Book Review: The Tower, the Zoo, and the Tortoise

Since London is in the spotlight right now, I think it’s finally time I give you my review of The Tower, the Zoo, and the Tortoise by Julia Stuart.

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The Tower of London is visited by thousands of people year after year. The Tower imprisoned the likes of Anne Boleyn, Sir Walter Raleigh, and William Wallace. But what of the keepers of the fortress/tourist attraction? What are their lives beyond hosting tours of the Crown Jewels and wearing traditional Queen’s uniforms? How do their families and children deal with living within the walls of the Tower?

I’m pretty sure he was the Beefeater guide when I went on my tour!

Yeoman Warder Balthazar Jones and his wife Hebe are suffering from the quiet of a home that once housed a child. The only living being in their care is the 120-year old family tortoise, Mrs. Cook. When Yeoman Warder Jones is tasked with bringing the Royal Menagerie back to the Tower of London, and maintaining it, life takes a bit of a turn for everyone from the Reverend Septimus Drew to Hebe’s coworker, Valerie Jennings, at the London Underground’s Lost Property Office. But for Jones and his wife, can the zoo repair all that is broken?

Stuart’s writing style is charmingly English. Everyone is called by their full name when mentioned by the narrator. Each character has a little bit more going on than meets the eye, and the cast of characters all exhibit a bit of charm in their idiosyncrasies. The story is told from several viewpoints and breathes life into the drab setting of The Tower of London. Even the ravens exhibit their best (but mostly worst) qualities.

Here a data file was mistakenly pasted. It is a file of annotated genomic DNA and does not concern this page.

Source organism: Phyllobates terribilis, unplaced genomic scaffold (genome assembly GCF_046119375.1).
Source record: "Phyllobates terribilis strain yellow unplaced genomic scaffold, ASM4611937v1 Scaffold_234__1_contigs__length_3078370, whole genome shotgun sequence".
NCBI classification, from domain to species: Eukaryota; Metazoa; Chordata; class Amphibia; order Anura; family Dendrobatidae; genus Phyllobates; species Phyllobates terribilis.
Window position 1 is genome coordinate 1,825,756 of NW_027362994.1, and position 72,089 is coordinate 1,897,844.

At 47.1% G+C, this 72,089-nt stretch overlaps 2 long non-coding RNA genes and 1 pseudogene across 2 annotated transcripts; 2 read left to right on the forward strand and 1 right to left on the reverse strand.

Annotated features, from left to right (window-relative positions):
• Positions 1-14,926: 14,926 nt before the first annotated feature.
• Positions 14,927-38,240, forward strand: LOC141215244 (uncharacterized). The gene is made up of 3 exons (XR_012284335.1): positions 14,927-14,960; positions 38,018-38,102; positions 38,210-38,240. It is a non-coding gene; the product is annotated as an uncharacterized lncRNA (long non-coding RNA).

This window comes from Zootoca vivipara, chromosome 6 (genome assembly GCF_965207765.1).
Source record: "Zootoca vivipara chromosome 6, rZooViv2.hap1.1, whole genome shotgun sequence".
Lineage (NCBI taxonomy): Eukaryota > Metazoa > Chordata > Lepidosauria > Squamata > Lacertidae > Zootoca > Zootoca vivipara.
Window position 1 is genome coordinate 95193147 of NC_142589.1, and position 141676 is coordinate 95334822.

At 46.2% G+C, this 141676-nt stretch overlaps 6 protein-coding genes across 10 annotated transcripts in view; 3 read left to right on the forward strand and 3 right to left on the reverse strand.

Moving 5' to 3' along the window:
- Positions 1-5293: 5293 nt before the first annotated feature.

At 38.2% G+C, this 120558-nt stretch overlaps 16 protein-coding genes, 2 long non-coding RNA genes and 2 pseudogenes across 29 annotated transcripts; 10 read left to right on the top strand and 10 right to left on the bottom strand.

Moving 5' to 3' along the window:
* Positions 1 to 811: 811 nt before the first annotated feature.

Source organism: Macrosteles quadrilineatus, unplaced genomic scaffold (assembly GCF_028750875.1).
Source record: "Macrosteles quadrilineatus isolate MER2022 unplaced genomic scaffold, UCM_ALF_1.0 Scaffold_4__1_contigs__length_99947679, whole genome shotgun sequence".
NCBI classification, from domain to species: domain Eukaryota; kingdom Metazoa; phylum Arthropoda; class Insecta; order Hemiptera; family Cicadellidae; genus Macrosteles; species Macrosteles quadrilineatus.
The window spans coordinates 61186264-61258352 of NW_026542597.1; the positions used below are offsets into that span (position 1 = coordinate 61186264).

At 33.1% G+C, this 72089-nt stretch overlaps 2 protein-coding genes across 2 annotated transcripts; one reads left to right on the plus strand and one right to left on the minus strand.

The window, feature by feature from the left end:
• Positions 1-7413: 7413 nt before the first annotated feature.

At the heart of the story is the marriage between the Joneses and their mourning for their son. As the story unfolds, we find out more and more about the young boy, the happiness he created and the hole he left in both parents’ hearts. It’s in his memory that the two find their slow way back to normal.

While the story was sad at times, I couldn’t help but chuckle at the jabs to the Royals, to the tourists, and to the Beefeaters themselves. To me, sudden hidden humor is very British, and so very funny. Plus, I really enjoyed the idea that these people could live such interesting lives while stuck within the walls of such an iconic attraction. This book made me nostalgic for my study abroad trip to England, and only made me feel like there is so much more to learn about that historic city. I hope that next time I am there, I can focus my eyes and ears on the people around me, and not just “the sights.”

Do you like “behind-the-scenes” books like I do? What book have you read recently that has transported you to a different place?

3.5/5 stars


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